The general basics of cheesemaking go like this:
1. Have milk. Warm milk.
2. Add cultures and acid or rennet to milk – start curd coagulation.
3. Start curd separation from whey by cutting or scooping.
4. Cook and drain curds.
5. Do something with the curds! Strain, mold, press, age, ….
There are as many different ways to do the aforementioned as there are sensible black pumps in a government office. Different cheeses get different cultures for different flavors. Some curds get briefly warmed, some get their sugars caramelized, some get nearly all of the whey pressed out of them by being squished in a machine.
Rennet also comes in many forms. Natural, traditional animal- from the stomach lining of a cow. Microbial. Thistle. Some rennet is made in a lab. In whatever form it comes, rennet is what coagulates the curd into a sort of thick custard before it’s separated from the whey. After the curds are cut, they are cooked, the whey is expelled, and what remains is the protein, fat, and deliciousness than will later become cheese.
Since curds are crucial to making cheeses that are aged even a little bit, it’s fair to say rennet is pretty important. In the Extremadura region of Spain, the choice of rennet type is considered crucial.
I’d like you to officially meet Torta de Trujillo. He’s made with rennet from the thistle flower. How does being flower powered affect Trujillo, you ask? In the case of this little torta, in several ways.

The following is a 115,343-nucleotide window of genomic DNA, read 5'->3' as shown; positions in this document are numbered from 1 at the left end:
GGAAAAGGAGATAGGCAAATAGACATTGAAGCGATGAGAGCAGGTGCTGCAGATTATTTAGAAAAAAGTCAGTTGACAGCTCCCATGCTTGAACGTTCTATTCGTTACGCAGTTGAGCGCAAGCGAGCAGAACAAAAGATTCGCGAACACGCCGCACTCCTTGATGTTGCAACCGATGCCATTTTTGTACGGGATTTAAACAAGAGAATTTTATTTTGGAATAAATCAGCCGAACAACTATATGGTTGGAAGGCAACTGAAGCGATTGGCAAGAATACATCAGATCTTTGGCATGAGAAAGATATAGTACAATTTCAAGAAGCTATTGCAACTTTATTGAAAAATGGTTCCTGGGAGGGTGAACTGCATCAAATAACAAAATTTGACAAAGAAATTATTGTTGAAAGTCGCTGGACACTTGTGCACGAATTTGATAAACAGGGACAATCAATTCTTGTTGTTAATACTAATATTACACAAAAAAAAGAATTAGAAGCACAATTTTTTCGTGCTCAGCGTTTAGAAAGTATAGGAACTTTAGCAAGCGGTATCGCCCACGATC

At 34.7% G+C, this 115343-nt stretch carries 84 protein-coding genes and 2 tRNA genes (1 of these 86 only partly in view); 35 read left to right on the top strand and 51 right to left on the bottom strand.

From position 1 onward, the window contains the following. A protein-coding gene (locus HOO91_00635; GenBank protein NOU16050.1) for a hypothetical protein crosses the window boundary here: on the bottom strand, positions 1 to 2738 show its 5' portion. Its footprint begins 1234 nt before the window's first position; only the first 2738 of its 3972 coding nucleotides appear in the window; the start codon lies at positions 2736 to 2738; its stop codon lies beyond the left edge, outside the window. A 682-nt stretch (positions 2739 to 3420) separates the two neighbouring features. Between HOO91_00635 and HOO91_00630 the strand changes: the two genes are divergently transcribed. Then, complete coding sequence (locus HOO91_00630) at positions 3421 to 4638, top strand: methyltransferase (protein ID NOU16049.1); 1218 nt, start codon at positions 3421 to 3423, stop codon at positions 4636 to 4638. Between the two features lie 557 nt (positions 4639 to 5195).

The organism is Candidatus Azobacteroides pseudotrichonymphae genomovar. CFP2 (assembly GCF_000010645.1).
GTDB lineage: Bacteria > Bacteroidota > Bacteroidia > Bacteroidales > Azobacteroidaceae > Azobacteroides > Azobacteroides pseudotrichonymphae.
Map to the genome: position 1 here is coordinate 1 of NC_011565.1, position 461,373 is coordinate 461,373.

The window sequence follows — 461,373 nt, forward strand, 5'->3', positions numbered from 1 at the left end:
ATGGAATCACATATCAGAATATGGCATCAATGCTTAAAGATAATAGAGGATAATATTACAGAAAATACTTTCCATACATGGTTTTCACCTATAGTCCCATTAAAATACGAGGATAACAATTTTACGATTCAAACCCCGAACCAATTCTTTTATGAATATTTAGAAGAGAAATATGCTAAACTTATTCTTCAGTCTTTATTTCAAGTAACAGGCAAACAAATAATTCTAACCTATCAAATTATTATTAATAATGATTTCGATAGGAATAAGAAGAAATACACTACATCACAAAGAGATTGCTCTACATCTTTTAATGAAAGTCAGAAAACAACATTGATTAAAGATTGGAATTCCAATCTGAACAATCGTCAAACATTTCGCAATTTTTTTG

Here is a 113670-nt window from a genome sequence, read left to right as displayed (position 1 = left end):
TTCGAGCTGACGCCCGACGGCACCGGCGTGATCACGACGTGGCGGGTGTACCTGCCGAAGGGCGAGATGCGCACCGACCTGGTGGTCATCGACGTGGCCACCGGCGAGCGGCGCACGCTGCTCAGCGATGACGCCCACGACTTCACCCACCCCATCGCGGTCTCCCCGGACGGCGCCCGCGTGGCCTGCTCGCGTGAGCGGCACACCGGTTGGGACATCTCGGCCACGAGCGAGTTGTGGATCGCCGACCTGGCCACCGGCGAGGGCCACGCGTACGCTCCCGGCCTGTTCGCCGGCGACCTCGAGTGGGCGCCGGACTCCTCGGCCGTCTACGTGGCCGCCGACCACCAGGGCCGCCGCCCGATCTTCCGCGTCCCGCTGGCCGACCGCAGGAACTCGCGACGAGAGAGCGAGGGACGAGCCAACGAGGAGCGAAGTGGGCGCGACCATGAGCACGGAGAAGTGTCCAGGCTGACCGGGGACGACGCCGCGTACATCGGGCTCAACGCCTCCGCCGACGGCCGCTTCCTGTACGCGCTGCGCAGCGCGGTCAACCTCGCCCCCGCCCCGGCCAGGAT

1. First, thistle rennet encourages a soft, silken paste. Traditional animal rennet (cow, stomach, lining) can help age a cheese into a firm style but from what I’ve heard, thistle rennet helps form a softer, creamier paste that doesn’t firm as much as it ages. How the curds are cut (this torta’s curds are kept large so less whey is expelled and more moisture is retained in the final cheese) makes a difference, but the word on the cheese street is that thistle rennet prefers to stay…. loosey goosey.
2. Second, thistle rennets produces floral flavors in a cheese. Really. And vegetable ones. A taste of Trujillo reveal flavors that are floral, sweet, and even artichoke heart-like. Prettttty delicious…
The traditional way to eat this style of cheese, like Torta la Estrella or Serena, is to wait until it is really ripe. The rind will still be firm, but the inside will be soft, and the top of the cheese will give when pressed. Then, cut off the top like it was a sourdough bread bowl, and spoon out the cheese on pieces of bread as you snack.
Many people ask me about the affects of different types of rennet. Trujillo is a great example of what thistle can do. This plant has been used to centuries in Spain and Portugal and occasionally by American cheese makers to great success.
Do you like the flavor of thistle rennet?
What are your favorite thistle flower powered cheeses?